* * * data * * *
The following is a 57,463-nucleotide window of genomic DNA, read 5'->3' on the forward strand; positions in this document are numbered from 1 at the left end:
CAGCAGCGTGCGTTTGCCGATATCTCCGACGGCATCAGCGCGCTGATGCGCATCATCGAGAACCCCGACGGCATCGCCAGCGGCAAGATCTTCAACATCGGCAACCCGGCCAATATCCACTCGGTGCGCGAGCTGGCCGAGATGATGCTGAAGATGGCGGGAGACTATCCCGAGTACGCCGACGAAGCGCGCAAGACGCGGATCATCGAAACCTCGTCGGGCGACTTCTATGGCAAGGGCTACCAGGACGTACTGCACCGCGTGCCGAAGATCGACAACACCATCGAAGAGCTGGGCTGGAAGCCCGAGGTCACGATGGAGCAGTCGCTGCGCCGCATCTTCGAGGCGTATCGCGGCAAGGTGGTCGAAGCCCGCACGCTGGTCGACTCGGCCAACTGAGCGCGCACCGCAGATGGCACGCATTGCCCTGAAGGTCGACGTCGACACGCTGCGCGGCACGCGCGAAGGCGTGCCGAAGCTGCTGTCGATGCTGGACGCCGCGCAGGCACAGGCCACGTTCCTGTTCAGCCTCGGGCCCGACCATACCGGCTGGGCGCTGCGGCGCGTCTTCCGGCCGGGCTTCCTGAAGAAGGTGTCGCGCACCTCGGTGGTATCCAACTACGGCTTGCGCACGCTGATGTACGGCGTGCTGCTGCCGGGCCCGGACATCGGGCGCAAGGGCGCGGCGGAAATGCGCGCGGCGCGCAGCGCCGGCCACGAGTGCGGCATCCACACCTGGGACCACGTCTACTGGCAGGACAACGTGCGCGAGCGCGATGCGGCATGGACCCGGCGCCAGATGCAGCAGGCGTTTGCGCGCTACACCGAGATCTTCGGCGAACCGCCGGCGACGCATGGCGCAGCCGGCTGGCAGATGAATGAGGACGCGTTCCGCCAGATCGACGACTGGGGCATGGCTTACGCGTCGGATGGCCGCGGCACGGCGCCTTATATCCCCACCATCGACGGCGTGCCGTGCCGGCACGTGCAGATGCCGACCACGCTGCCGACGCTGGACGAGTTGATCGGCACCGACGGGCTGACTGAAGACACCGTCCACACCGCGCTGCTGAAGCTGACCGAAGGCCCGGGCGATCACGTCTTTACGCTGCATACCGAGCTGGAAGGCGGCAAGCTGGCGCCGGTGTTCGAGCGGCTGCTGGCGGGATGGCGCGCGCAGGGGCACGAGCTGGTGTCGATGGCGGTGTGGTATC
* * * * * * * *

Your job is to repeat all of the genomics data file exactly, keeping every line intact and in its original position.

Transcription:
The following is a 57,463-nucleotide window of genomic DNA, read 5'->3' on the forward strand; positions in this document are numbered from 1 at the left end:
CAGCAGCGTGCGTTTGCCGATATCTCCGACGGCATCAGCGCGCTGATGCGCATCATCGAGAACCCCGACGGCATCGCCAGCGGCAAGATCTTCAACATCGGCAACCCGGCCAATATCCACTCGGTGCGCGAGCTGGCCGAGATGATGCTGAAGATGGCGGGAGACTATCCCGAGTACGCCGACGAAGCGCGCAAGACGCGGATCATCGAAACCTCGTCGGGCGACTTCTATGGCAAGGGCTACCAGGACGTACTGCACCGCGTGCCGAAGATCGACAACACCATCGAAGAGCTGGGCTGGAAGCCCGAGGTCACGATGGAGCAGTCGCTGCGCCGCATCTTCGAGGCGTATCGCGGCAAGGTGGTCGAAGCCCGCACGCTGGTCGACTCGGCCAACTGAGCGCGCACCGCAGATGGCACGCATTGCCCTGAAGGTCGACGTCGACACGCTGCGCGGCACGCGCGAAGGCGTGCCGAAGCTGCTGTCGATGCTGGACGCCGCGCAGGCACAGGCCACGTTCCTGTTCAGCCTCGGGCCCGACCATACCGGCTGGGCGCTGCGGCGCGTCTTCCGGCCGGGCTTCCTGAAGAAGGTGTCGCGCACCTCGGTGGTATCCAACTACGGCTTGCGCACGCTGATGTACGGCGTGCTGCTGCCGGGCCCGGACATCGGGCGCAAGGGCGCGGCGGAAATGCGCGCGGCGCGCAGCGCCGGCCACGAGTGCGGCATCCACACCTGGGACCACGTCTACTGGCAGGACAACGTGCGCGAGCGCGATGCGGCATGGACCCGGCGCCAGATGCAGCAGGCGTTTGCGCGCTACACCGAGATCTTCGGCGAACCGCCGGCGACGCATGGCGCAGCCGGCTGGCAGATGAATGAGGACGCGTTCCGCCAGATCGACGACTGGGGCATGGCTTACGCGTCGGATGGCCGCGGCACGGCGCCTTATATCCCCACCATCGACGGCGTGCCGTGCCGGCACGTGCAGATGCCGACCACGCTGCCGACGCTGGACGAGTTGATCGGCACCGACGGGCTGACTGAAGACACCGTCCACACCGCGCTGCTGAAGCTGACCGAAGGCCCGGGCGATCACGTCTTTACGCTGCATACCGAGCTGGAAGGCGGCAAGCTGGCGCCGGTGTTCGAGCGGCTGCTGGCGGGATGGCGCGCGCAGGGGCACGAGCTGGTGTCGATGGCGGTGTGGTATC